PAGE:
Still, Rep. Matt Gaetz (R-Fla.), one of Trump’s fiercest allies on Capitol Hill, said Trump “should run and would have the support of the party.”

“The president is very popular in the Republican Party, and he would be very tough to beat,” added Rep. Jim Banks (R-Ind.), the incoming chairman of the conservative Republican Study Committee.

“I would encourage him to keep that option open. I would personally support him if he did,” said Sen. Lindsey Graham (R-S.C.), who ripped Trump while running in the 2016 GOP primary and then became a close ally. “Most Republicans believe he’s done a very good job and that his presidency from a conservative’s point of view has been very consequential.”

“If President Trump runs in ‘24, I support it. That will be his decision, he’s come off a tough election,” said Sen. Steve Daines (R-Mont.), who added that most congressional Republicans would be likely to back Trump.

“The country benefited tremendously from the first four years of President Trump and it would benefit tremendously by a second four-year term from President Trump,” said Sen. Marsha Blackburn (R-Tenn.), who said she hopes Trump’s effort to overturn the results of the 2020 election is successful. “People in Tennessee are very enthusiastic about a second Trump term.”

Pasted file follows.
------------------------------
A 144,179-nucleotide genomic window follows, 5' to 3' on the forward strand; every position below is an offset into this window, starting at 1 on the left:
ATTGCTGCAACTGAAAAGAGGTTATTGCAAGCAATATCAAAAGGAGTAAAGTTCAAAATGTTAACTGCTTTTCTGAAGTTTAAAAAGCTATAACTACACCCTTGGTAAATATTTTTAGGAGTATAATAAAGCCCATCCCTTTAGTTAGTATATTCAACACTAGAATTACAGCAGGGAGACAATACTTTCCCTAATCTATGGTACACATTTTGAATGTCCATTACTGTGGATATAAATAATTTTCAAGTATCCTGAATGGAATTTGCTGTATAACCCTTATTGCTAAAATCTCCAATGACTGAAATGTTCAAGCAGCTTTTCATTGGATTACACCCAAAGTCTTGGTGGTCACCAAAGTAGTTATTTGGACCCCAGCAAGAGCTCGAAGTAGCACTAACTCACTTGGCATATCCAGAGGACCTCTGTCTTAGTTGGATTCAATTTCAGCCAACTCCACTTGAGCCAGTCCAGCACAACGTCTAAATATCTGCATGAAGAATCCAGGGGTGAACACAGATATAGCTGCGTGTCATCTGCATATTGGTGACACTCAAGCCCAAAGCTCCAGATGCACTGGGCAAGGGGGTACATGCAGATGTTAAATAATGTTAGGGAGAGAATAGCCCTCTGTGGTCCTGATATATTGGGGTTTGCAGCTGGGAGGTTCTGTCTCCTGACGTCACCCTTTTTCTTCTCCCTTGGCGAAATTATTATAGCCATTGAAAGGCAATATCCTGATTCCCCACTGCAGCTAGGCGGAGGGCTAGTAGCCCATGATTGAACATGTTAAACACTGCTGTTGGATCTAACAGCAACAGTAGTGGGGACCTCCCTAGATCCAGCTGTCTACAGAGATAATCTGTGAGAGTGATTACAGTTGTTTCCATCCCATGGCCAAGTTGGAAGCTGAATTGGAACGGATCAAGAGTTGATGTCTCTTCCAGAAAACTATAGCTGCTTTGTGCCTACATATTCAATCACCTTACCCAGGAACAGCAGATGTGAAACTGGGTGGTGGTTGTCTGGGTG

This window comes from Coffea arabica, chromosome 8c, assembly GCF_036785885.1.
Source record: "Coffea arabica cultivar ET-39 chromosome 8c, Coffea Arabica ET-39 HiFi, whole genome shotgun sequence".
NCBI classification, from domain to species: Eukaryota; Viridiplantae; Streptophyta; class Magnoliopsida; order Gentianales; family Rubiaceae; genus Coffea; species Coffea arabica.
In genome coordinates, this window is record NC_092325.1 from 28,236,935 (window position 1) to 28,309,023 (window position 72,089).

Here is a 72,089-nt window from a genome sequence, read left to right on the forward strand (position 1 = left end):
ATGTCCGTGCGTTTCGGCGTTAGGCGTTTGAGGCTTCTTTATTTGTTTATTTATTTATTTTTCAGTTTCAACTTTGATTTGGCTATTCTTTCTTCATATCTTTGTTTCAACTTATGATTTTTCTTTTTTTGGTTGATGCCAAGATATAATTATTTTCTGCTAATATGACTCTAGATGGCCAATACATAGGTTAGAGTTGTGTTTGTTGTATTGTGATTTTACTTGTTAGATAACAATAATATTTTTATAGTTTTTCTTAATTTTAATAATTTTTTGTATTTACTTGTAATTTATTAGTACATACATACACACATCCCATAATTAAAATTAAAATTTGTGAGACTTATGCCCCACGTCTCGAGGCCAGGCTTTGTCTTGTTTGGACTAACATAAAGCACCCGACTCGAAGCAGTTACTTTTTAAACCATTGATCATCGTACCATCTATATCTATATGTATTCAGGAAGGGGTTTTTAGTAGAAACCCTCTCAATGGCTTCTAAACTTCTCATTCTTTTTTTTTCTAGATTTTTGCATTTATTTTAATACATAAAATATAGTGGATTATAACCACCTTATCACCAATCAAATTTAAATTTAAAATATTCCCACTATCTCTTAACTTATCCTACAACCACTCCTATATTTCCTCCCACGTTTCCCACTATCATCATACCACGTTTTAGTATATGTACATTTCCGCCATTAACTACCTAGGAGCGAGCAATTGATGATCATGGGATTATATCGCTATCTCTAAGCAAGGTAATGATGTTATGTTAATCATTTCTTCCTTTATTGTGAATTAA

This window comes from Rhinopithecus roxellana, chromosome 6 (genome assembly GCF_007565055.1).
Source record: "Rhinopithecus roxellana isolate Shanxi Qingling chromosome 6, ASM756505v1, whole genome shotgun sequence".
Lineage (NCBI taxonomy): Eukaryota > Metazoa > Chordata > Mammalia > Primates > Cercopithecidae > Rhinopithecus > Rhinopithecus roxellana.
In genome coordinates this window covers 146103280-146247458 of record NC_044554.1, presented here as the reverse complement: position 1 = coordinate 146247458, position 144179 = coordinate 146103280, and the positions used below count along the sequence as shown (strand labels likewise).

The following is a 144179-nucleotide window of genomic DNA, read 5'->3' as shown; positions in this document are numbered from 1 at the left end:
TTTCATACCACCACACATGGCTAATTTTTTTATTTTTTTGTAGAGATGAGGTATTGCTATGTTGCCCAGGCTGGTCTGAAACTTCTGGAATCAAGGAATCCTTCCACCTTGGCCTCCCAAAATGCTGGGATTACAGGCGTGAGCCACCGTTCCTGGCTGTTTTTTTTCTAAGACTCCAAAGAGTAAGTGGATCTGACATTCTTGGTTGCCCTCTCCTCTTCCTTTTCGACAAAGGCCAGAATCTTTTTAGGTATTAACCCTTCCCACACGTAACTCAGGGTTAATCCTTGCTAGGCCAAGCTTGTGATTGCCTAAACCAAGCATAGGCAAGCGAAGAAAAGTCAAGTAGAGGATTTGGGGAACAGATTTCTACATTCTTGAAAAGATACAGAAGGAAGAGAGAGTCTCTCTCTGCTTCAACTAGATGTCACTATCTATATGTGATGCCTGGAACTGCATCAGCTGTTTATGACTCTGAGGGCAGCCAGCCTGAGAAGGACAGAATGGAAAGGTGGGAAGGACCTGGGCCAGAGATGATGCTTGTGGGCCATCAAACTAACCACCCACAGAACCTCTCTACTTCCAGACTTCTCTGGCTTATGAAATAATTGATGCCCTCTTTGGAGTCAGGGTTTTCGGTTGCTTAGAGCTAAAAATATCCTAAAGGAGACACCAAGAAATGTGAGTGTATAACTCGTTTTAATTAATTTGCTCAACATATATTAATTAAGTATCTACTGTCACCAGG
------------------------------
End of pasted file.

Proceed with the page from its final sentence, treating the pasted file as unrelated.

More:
Republicans have expressed little reservation about putting their support behind the freshly-defeated candidate in their effort to win back the White House, arguing Trump has defied the odds — and the polls — once before.

“Here you have a gentleman that won in 2016 and then in 2020, he not only outperforms, but overperforms by 15 million votes? That’s unheard of,” said conservative Rep. Paul Gosar (R-Ariz.), who noted Trump won a larger share of Black voters than he did in 2016. Trump, of course, also bled support in the suburbs — including in Arizona and Georgia, states Democrats hadn’t won in decades.

If Trump fails in his bogus attempt to invalidate the 2020 election — and assuming he doesn’t steal the election by suspending the Constitution and declaring martial law — he’s already indicated he will run again in 2024. If he does run, Trumpists in Trump’s bought-and-paid for Republican Party are ready to support him. But even if Trump chooses not to run in 2024, there’s already an army of nationalist Republicans ready to run on a Trump 2.0 platform — all of the Trumpism without the baggage that comes from being Trump.

Regardless of who runs on the Republican ticket, the party that destroyed conservatism to embrace Trumpism will continue completing the socialist agenda of the far left.

As long as there’s a Republican Party, Trump and Trumpism will be with us long after he’s out of office. And if the party has its way, it will be back in the White House in 2024 regardless of who occupies the Oval Office.


David Leach is the owner of the Strident Conservative. He holds people of every political stripe accountable for their failure to uphold conservative values, and he promotes those values instead of political parties.